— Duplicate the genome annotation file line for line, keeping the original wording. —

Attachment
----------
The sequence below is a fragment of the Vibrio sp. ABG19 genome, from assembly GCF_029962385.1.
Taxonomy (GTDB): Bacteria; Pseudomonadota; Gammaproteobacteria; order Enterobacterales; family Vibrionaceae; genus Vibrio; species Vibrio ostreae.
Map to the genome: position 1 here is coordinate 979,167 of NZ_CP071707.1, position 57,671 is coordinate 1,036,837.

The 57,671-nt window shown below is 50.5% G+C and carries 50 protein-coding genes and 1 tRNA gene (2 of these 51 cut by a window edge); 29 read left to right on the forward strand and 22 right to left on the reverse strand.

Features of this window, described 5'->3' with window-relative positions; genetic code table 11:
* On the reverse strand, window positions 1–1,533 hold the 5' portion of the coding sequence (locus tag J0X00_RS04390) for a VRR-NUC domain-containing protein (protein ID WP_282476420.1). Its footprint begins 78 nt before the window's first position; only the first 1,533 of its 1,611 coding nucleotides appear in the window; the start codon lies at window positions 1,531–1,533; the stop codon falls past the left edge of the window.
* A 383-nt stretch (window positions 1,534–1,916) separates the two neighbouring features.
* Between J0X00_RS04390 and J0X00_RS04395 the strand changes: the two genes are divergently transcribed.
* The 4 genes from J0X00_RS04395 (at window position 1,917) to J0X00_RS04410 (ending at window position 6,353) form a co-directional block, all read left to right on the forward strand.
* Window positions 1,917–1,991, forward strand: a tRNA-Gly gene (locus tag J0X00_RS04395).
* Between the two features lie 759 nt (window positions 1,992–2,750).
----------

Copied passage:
The sequence below is a fragment of the Vibrio sp. ABG19 genome, from assembly GCF_029962385.1.
Taxonomy (GTDB): Bacteria; Pseudomonadota; Gammaproteobacteria; order Enterobacterales; family Vibrionaceae; genus Vibrio; species Vibrio ostreae.
Map to the genome: position 1 here is coordinate 979,167 of NZ_CP071707.1, position 57,671 is coordinate 1,036,837.

The 57,671-nt window shown below is 50.5% G+C and carries 50 protein-coding genes and 1 tRNA gene (2 of these 51 cut by a window edge); 29 read left to right on the forward strand and 22 right to left on the reverse strand.

Features of this window, described 5'->3' with window-relative positions; genetic code table 11:
* On the reverse strand, window positions 1–1,533 hold the 5' portion of the coding sequence (locus tag J0X00_RS04390) for a VRR-NUC domain-containing protein (protein ID WP_282476420.1). Its footprint begins 78 nt before the window's first position; only the first 1,533 of its 1,611 coding nucleotides appear in the window; the start codon lies at window positions 1,531–1,533; the stop codon falls past the left edge of the window.
* A 383-nt stretch (window positions 1,534–1,916) separates the two neighbouring features.
* Between J0X00_RS04390 and J0X00_RS04395 the strand changes: the two genes are divergently transcribed.
* The 4 genes from J0X00_RS04395 (at window position 1,917) to J0X00_RS04410 (ending at window position 6,353) form a co-directional block, all read left to right on the forward strand.
* Window positions 1,917–1,991, forward strand: a tRNA-Gly gene (locus tag J0X00_RS04395).
* Between the two features lie 759 nt (window positions 1,992–2,750).